Articles

Elsevier, Cities, Volume 76, June 2018
The paper makes use of an un-orthodox Lefebvrian formulation of the ‘right to the city’ as it adds the gender dimension which was absent from Lefebvre's work. The lens of ‘gendered right to the city’ (Doderer, 2003; Fenster, 2005; Vacchelli, 2014) is used in order to understand the experiences of volunteers working in the women's community and voluntary sector in London.
Elsevier,

https://www.cell.com/current-biology/issue?pii=S0960-9822(16)X0012-7#TheOceanSpecialIssue 

In this special issue of Current Biology, the ocean presents a challenging environment for study while also exhibiting some of the most profound and disruptive symptoms of global change.
Elsevier, Geoforum, Volume 91, May 2018
The group of basic problems that determine the existence of mankind involves the surplus of food for some and the malnutrition of others. There is an opinion that ensuring food security is an integrated task of agriculture and political will, combined with the logistics of product delivery. Despite joint efforts and various UN programs to combat hunger, only short-term local results have been achieved. Food security, especially in the global sense, has not yet been implemented, and there are reasons for this.
Elsevier, Marine Policy, Volume 91, May 2018
In spite of the growing attention towards the overall quality of Marine Protected Areas (MPAs), most empirical studies so far have narrowly focused their assessments on specific natural or social features and governing structures. In response, this study analyzed multi-use MPAs in the eelgrass restoration site in Hinase, Okayama, Japan in their environmental, economic and social dimensions. Considering changes in time and space as well as internal and external influences, the study faced many difficulties in dealing with the dynamics of MPA environments.
Elsevier, Nurse Education Today, Volume 64, May 2018
Background: An inclusive health curriculum within undergraduate and continuing professional development programmes (CPD) should include issues related to people whom identify as LGBT+. Objectives: The aim of this systematic review was to examine the education and training requirements of undergraduate students and health professionals regarding the inclusion of LGBT+ health issues. Design: A systematic review of the available published empirical studies.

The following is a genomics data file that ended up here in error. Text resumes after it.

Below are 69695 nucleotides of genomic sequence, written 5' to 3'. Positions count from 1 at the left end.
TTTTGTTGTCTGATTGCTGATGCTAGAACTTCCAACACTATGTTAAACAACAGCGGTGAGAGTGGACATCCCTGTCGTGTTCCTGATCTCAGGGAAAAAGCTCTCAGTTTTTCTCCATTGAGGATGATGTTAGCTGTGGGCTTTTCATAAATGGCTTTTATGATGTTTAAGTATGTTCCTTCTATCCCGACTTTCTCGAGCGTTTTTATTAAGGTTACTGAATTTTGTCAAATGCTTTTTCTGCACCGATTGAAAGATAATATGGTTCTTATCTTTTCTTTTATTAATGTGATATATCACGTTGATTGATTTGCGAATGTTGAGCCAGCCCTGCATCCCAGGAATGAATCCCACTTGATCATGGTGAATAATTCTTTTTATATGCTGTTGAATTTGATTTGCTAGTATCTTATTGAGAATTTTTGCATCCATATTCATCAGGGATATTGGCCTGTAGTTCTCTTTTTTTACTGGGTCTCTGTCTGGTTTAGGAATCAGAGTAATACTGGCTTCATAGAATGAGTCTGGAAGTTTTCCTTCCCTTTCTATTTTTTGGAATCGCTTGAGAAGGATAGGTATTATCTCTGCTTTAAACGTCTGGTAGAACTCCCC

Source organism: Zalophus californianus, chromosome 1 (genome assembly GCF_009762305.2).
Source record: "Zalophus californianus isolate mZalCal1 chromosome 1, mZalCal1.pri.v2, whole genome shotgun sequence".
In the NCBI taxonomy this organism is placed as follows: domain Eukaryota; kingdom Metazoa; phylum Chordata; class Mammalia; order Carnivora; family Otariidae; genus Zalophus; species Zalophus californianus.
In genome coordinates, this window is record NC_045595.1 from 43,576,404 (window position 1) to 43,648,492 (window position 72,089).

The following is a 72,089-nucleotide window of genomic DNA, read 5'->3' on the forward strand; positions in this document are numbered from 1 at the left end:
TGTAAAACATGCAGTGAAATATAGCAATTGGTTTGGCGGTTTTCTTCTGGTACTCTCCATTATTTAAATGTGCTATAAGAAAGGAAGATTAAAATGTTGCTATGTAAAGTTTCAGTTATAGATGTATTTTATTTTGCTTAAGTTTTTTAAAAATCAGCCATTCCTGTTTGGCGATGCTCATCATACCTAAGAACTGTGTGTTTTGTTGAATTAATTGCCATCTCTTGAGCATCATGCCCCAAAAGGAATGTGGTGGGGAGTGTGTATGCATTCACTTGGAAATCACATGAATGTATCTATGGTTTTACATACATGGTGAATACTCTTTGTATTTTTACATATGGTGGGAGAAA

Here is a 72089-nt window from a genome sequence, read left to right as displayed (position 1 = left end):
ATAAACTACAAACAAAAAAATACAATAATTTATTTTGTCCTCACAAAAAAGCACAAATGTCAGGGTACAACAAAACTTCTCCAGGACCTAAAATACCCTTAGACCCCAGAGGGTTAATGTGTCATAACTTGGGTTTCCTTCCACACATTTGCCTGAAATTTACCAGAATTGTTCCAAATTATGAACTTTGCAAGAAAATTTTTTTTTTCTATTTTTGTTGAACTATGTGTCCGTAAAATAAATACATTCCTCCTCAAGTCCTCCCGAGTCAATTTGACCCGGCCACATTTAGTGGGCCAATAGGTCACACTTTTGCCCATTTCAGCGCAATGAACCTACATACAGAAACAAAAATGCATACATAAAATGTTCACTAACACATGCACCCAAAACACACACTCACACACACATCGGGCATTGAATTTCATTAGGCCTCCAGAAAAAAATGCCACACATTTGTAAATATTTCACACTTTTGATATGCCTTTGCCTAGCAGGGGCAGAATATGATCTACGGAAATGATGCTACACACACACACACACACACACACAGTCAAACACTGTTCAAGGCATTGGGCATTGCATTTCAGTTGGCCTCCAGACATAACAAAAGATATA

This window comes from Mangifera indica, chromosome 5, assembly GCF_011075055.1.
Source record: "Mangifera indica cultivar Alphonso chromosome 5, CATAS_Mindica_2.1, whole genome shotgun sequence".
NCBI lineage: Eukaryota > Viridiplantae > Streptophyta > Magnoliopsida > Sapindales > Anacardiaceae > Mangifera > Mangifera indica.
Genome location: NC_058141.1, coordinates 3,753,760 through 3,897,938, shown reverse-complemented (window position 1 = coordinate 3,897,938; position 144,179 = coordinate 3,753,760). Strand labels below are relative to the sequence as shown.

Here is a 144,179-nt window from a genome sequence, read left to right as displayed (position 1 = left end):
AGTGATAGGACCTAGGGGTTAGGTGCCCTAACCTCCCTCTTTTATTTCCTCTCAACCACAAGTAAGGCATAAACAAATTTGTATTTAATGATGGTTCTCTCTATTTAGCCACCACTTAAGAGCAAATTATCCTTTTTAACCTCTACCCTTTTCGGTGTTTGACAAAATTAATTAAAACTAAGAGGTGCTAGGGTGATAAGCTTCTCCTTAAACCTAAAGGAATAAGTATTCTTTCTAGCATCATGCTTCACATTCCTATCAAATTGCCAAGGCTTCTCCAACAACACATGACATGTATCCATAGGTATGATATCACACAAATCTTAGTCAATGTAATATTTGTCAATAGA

Elsevier, Health and Place, Volume 51, May 2018
Deforestation worldwide could have important consequences for diet quality and human nutrition given the numerous ecosystem services that are provided by forests and biodiverse landscapes. Yet, empirical research assessing the links between deforestation and diets is lacking. In this study, we examined the association between deforestation and diet diversity among children using geolocated Demographic and Health Survey data for 33,777 children across 15 countries of sub-Saharan Africa coupled with remotely-sensed data on forest cover loss.
Elsevier,

16th May 2018

This article highlights the winning proposals of the third edition of the Elsevier Foundation Green & Sustainable Chemistry Challenge. The winning proposals were chosen for their innovative green chemistry aspects and their large positive impact on the environment, contributing to SDGs 2, 12, 13 and 15.
Elsevier, Journal of Arid Environments, Volume 151, April 2018
Living in a harsh, desert climate, Omani rural communities have developed locally-appropriate knowledge to deal with water scarcity. Similar to the qanat, the aflaj taps into the natural water table and uses a gravity system to channel water through underground channels to villages. Traditional techniques of water management, such as the aflaj, represents a way of adapting to and coping with difficult climates which have persisted for millennia. However, knowledge systems have often ‘decayed’ with the onset of modernity.
Elsevier, Sustainable Materials and Technologies, Volume 15, April 2018
Over the past decade, raw material price spikes have called attention to the supply security of a variety of critical materials, including rhenium, rare earth elements, and helium. While market forces play an important role in creating and resolving these situations, transitions in technology also create step-changes in demand that increase or decrease the criticality of different materials. With an appropriate understanding of how materials are used in various applications, it is possible to explore the critical materials implications associated with the introduction of new technologies.
Elsevier, Sustainable Materials and Technologies, Volume 15, April 2018
According to the reports on critical raw materials for the EU, a raw material is considered critical if it has a high economic importance to the EU combined with high supply risk. Supply risk is considered to arise from a combination of several factors, namely a high concentration of production in countries with poor governance, limited material substitutability, and poor end-of-life recycling rates. A number of industry activities, policy initiatives and research projects have recently been initiated in Europe with the aim to secure an adequate supply of raw materials.

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